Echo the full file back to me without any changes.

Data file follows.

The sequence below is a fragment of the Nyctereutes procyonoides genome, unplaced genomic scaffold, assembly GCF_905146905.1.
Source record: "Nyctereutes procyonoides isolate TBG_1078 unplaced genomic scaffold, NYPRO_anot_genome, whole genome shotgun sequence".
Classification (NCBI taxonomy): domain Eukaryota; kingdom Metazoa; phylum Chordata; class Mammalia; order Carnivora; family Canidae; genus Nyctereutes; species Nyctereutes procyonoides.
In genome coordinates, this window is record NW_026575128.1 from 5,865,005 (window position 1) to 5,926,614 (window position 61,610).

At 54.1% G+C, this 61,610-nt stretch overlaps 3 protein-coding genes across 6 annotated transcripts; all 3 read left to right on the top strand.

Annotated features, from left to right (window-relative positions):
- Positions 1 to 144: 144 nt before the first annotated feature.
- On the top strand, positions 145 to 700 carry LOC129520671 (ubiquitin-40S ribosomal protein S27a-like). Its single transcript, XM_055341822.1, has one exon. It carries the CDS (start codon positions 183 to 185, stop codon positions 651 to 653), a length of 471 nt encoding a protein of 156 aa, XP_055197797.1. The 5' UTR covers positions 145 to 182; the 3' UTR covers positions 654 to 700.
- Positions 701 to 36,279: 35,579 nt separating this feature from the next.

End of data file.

The sequence below is a fragment of the Nyctereutes procyonoides genome, unplaced genomic scaffold, assembly GCF_905146905.1.
Source record: "Nyctereutes procyonoides isolate TBG_1078 unplaced genomic scaffold, NYPRO_anot_genome, whole genome shotgun sequence".
Classification (NCBI taxonomy): domain Eukaryota; kingdom Metazoa; phylum Chordata; class Mammalia; order Carnivora; family Canidae; genus Nyctereutes; species Nyctereutes procyonoides.
In genome coordinates, this window is record NW_026575128.1 from 5,865,005 (window position 1) to 5,926,614 (window position 61,610).

At 54.1% G+C, this 61,610-nt stretch overlaps 3 protein-coding genes across 6 annotated transcripts; all 3 read left to right on the top strand.

Annotated features, from left to right (window-relative positions):
- Positions 1 to 144: 144 nt before the first annotated feature.
- On the top strand, positions 145 to 700 carry LOC129520671 (ubiquitin-40S ribosomal protein S27a-like). Its single transcript, XM_055341822.1, has one exon. It carries the CDS (start codon positions 183 to 185, stop codon positions 651 to 653), a length of 471 nt encoding a protein of 156 aa, XP_055197797.1. The 5' UTR covers positions 145 to 182; the 3' UTR covers positions 654 to 700.
- Positions 701 to 36,279: 35,579 nt separating this feature from the next.